The reference above to the removal of documents is deliberate, and that brings us to the statutory obstacle to prosecution. While several sections of the Espionage Act that apply a “willfulness” standard cover any inappropriate communication of classified information, §793(f) really appears to be about the exfiltration of files or documents, not the mere discussion of classified matters. As Prof. Steve Vladeck, an expert on the Espionage Act, has observed, discussing classified subjects on an insecure channel might be grounds for a reprimand or revocation of clearance, but it has not traditionally been viewed as a criminal offense—and the language and structure of the statute, as well as the history of prosecution, bear out that interpretation.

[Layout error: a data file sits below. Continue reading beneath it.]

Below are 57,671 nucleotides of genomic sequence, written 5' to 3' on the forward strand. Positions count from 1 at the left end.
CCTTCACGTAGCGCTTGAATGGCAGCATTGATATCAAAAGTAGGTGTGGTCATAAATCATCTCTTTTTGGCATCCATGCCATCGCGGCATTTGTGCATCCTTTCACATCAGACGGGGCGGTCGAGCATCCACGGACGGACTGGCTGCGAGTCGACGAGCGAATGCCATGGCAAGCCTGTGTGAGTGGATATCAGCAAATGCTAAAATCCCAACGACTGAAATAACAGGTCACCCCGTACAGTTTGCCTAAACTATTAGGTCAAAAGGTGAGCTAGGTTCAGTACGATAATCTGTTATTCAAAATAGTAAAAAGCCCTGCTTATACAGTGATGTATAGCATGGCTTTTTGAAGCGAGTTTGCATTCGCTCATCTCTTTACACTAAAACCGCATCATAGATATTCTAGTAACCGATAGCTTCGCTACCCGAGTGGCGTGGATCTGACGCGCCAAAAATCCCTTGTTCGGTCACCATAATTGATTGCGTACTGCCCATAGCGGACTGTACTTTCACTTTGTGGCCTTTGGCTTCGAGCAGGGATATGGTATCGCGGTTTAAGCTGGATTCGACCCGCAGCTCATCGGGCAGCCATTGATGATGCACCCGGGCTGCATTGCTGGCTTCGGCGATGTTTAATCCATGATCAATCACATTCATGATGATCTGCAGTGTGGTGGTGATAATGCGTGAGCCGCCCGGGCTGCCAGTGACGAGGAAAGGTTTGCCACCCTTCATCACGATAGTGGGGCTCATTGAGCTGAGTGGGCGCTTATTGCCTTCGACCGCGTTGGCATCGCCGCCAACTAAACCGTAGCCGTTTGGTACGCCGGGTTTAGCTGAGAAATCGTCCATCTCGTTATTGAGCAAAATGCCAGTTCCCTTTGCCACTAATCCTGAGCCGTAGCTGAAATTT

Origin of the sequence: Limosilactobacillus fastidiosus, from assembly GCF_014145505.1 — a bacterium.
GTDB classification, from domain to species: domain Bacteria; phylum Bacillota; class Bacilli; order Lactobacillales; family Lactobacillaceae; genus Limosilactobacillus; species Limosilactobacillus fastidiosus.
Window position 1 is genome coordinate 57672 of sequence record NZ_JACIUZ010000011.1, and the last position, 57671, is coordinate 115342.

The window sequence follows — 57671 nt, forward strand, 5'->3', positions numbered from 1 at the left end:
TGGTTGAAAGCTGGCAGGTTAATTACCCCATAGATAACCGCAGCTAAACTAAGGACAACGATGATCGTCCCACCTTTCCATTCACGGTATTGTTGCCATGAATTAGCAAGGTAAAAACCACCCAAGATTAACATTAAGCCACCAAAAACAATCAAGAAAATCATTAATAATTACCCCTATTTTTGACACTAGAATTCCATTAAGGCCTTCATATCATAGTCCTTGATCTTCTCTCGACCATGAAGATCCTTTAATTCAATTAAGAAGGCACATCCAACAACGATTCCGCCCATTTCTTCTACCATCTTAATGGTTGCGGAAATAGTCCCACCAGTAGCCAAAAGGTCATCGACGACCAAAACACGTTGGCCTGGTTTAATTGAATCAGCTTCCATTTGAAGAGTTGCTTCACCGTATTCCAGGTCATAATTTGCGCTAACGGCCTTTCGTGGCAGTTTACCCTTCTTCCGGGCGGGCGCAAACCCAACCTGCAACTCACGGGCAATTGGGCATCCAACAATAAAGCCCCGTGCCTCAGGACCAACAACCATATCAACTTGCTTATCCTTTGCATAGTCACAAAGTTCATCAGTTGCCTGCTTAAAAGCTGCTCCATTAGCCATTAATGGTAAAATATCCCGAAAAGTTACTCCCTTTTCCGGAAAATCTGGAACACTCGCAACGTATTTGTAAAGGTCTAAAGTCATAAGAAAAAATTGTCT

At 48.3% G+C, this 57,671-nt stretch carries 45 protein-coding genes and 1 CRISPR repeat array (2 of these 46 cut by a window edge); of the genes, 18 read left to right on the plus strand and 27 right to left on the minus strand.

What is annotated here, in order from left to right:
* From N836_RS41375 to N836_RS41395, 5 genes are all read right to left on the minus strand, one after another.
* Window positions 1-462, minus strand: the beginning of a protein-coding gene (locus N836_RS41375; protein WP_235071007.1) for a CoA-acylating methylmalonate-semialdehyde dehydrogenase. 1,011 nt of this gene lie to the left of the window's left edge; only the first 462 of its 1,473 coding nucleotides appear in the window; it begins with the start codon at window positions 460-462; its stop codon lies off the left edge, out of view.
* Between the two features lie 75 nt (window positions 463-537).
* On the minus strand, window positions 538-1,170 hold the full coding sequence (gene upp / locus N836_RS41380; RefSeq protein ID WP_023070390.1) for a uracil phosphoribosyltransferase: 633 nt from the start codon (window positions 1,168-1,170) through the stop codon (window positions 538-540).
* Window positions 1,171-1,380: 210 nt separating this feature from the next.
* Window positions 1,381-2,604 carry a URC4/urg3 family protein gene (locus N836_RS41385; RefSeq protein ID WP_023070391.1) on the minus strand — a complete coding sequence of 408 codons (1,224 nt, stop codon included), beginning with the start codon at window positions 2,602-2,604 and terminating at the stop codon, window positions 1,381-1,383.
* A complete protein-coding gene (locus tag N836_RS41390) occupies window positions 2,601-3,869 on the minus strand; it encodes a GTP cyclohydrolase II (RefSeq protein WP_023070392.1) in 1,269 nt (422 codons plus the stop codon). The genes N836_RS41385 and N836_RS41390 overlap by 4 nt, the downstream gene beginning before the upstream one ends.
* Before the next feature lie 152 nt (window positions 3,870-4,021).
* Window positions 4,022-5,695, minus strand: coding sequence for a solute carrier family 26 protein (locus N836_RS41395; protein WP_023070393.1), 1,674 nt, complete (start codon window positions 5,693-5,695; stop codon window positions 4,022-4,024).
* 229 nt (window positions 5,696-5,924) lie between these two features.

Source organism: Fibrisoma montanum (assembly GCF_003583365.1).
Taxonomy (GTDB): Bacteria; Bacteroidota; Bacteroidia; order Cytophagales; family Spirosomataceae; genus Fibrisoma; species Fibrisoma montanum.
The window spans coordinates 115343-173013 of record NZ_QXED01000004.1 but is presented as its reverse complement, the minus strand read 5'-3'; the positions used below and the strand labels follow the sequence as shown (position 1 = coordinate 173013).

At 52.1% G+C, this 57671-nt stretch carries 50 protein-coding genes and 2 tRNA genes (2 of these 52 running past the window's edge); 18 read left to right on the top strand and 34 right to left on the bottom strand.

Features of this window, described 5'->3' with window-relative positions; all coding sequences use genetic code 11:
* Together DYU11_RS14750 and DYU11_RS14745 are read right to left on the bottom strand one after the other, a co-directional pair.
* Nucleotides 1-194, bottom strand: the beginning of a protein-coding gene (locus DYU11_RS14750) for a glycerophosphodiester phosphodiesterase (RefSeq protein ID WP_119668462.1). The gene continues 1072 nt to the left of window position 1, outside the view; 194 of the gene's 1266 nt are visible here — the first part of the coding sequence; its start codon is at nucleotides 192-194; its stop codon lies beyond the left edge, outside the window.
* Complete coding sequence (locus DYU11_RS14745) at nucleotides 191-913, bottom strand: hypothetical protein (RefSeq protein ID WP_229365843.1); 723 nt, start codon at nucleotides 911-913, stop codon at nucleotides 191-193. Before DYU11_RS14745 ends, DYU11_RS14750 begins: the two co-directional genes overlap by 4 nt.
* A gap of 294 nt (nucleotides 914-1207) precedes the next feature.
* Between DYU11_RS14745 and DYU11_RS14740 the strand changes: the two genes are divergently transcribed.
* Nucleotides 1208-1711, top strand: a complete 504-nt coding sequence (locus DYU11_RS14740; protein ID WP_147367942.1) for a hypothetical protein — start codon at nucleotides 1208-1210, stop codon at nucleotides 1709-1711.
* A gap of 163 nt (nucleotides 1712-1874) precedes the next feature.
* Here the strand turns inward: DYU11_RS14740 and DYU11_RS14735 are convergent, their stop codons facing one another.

Start with the language: Discussing classified facts known to you is not, on any ordinary use of English, an instance of “removing” information from a “place of custody,” except perhaps on the strained reading that makes the cleared individual’s brain such a “place.” For confirmation, we can look to differences in the language found in other parts of the statute, as under traditional rules of legal interpretation, differences in otherwise parallel phrases should be construed as corresponding to a difference in legal effect. Whereas §793(f) applies to a person "being entrusted with or having lawful possession or control of” classified documents, it omits the language “access to” found in §793(e). Similarly, §783(f) covers allowing the materials to be “removed… delivered… lost, stolen, abstracted, or destroyed” but not “communicated” as in (e). The reading that most naturally makes sense of those differences is that (f) is about permitting the wholesale abstraction of files & documents, not merely communicating information someone may have gleaned from having access to them (or from access to classified briefings).